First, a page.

The council is now to be replaced by a government of technocrats supposedly more acceptable to Iraqis than their predecessors. It will be chosen in part by Lakhdar Brahimi, the UN envoy, and is to pave the way for elections in Iraq next January.
Again the most striking aspect of this plan is gimmickry. There was a moment straight after the overthrow of Saddam Hussein when the UN might have played a role in Iraq. But at that point, as one Iraqi leader put it, the US was drunk with victory and determined to keep the UN out. Since then the UN headquarters in Baghdad has been reduced to heap of ruins and many of its staff killed.
It is unlikely that many countries belonging to the UN would at this stage want to risk any of its officials or soldiers in Iraq. Mr Brahimi, supposedly a key player in creating a new Iraqi administration, hardly dared set foot outside the heavily defended green zone, where the Coalition has its headquarters, during his recent visit. The UN also has a shrewd suspicion that all it is being asked to do is to take a share in responsibility for a crisis over which it will have no influence.
After 30 June the US army will retain control over the Iraqi security forces in Iraq. It is unclear if Iraq will even be able to spend its own oil revenues. Nobody knows who will be in the new government. It does not even have a building from which it will function because the Coalition shows no sign of leaving Saddam's palaces. The degree to which important decisions about the handover of sovereignty have been left to the last minute underlines that, at the end of next month, real power will not change hands.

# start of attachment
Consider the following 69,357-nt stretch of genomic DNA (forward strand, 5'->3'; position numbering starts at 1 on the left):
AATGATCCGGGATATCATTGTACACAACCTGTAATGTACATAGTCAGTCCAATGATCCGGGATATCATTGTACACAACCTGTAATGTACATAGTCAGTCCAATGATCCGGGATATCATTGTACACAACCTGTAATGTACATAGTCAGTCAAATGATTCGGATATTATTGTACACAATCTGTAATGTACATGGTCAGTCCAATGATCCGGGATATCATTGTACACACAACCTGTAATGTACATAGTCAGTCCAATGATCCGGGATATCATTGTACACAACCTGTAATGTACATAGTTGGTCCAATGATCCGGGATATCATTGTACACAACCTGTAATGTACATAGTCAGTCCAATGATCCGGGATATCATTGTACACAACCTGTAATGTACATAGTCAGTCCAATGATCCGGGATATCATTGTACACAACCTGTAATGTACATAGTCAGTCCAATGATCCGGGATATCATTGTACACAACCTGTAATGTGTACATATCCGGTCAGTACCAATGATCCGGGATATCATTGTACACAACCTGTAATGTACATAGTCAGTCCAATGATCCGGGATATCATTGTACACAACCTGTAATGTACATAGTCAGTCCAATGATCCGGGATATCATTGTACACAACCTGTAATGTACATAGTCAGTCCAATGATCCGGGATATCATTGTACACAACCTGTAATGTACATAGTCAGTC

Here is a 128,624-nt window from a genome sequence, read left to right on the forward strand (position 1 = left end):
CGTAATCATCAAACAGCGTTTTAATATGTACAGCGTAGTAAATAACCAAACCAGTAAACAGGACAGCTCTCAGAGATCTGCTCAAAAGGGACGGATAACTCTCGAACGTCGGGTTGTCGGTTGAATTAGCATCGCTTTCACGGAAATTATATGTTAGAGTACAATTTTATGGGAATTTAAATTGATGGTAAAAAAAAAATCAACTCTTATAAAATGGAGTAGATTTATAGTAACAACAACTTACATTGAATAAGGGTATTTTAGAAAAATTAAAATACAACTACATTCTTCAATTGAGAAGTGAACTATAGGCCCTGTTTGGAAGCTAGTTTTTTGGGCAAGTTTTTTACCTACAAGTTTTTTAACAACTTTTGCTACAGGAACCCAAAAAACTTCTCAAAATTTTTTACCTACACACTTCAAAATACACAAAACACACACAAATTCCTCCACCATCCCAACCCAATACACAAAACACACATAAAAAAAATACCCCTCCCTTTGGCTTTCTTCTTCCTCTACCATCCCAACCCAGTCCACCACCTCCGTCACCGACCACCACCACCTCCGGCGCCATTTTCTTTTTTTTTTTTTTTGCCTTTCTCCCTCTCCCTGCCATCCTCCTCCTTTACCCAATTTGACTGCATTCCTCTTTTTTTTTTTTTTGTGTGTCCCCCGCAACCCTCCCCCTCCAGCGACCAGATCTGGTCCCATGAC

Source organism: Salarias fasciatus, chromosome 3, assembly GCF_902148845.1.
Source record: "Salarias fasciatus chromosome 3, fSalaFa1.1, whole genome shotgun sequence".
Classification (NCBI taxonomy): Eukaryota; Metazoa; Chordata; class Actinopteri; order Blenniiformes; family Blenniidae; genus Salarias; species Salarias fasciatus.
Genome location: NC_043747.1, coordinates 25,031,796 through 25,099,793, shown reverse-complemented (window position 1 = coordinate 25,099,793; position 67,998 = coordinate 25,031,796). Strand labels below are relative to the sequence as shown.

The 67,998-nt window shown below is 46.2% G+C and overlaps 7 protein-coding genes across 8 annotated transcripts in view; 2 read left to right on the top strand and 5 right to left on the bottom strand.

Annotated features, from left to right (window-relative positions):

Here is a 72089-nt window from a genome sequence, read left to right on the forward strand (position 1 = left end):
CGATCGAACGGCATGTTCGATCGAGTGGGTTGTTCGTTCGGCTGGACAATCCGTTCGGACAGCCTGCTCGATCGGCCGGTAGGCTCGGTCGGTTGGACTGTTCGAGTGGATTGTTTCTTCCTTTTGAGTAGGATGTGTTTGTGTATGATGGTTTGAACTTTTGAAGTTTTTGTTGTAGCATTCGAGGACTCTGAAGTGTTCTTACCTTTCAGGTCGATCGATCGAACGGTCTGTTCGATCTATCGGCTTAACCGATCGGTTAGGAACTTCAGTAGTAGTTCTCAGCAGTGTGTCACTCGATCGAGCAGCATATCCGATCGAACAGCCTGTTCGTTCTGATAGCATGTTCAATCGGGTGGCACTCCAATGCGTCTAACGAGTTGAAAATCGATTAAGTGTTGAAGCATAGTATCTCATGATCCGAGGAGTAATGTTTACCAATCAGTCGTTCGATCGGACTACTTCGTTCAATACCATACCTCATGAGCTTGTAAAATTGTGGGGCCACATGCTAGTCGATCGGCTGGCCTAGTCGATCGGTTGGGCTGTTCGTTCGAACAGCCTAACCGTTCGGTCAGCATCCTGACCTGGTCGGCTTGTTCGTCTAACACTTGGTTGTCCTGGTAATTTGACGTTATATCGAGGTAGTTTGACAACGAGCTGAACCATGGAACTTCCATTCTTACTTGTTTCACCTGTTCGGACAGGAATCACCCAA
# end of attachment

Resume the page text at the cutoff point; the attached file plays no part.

British officials who admit this say that the really important date will come in seven months' time when there is an election in Iraq. Here they are on slightly firmer ground. The occupiers should have organised an election as soon as possible after the invasion. They would then have been able to deal with elected Iraqi leaders with some claim to legitimacy.
But there were no elections before because the Americans feared Shia parties beyond American control would win. So US officials cancelled local elections. Mr Bremer certainly did not want the elections over the summer because he feared they would be won by Islamic parties, even though British and American military commanders confirmed privately that a poll could be organised.
In Najaf, the Shia shrine city, the occupying forces even managed to appoint a Sunni governor, which was a bit like giving Rev Ian Paisley a position of responsibility overseeing the Vatican. Fortunately the governor did not last long in that role. He was arrested for kidnapping and is now in jail.
The important point about the Iraqi elections is the timing. They will not take place before the US presidential elections in November. This allows Mr Bush to say that Iraq is on track towards democracy.
There will be a price to pay for allowing Iraq policy to be determined by Mr Bush's electoral needs. It is a price which will be paid in blood. I have met no Iraqis who think anything is going to change at the end of next month. More and more they believe that the only way to end the occupation is by armed resistance. If the British Government believes that 3,000 extra soldiers will really do anything to restore order then they have once again underestimated the gravity of the crisis.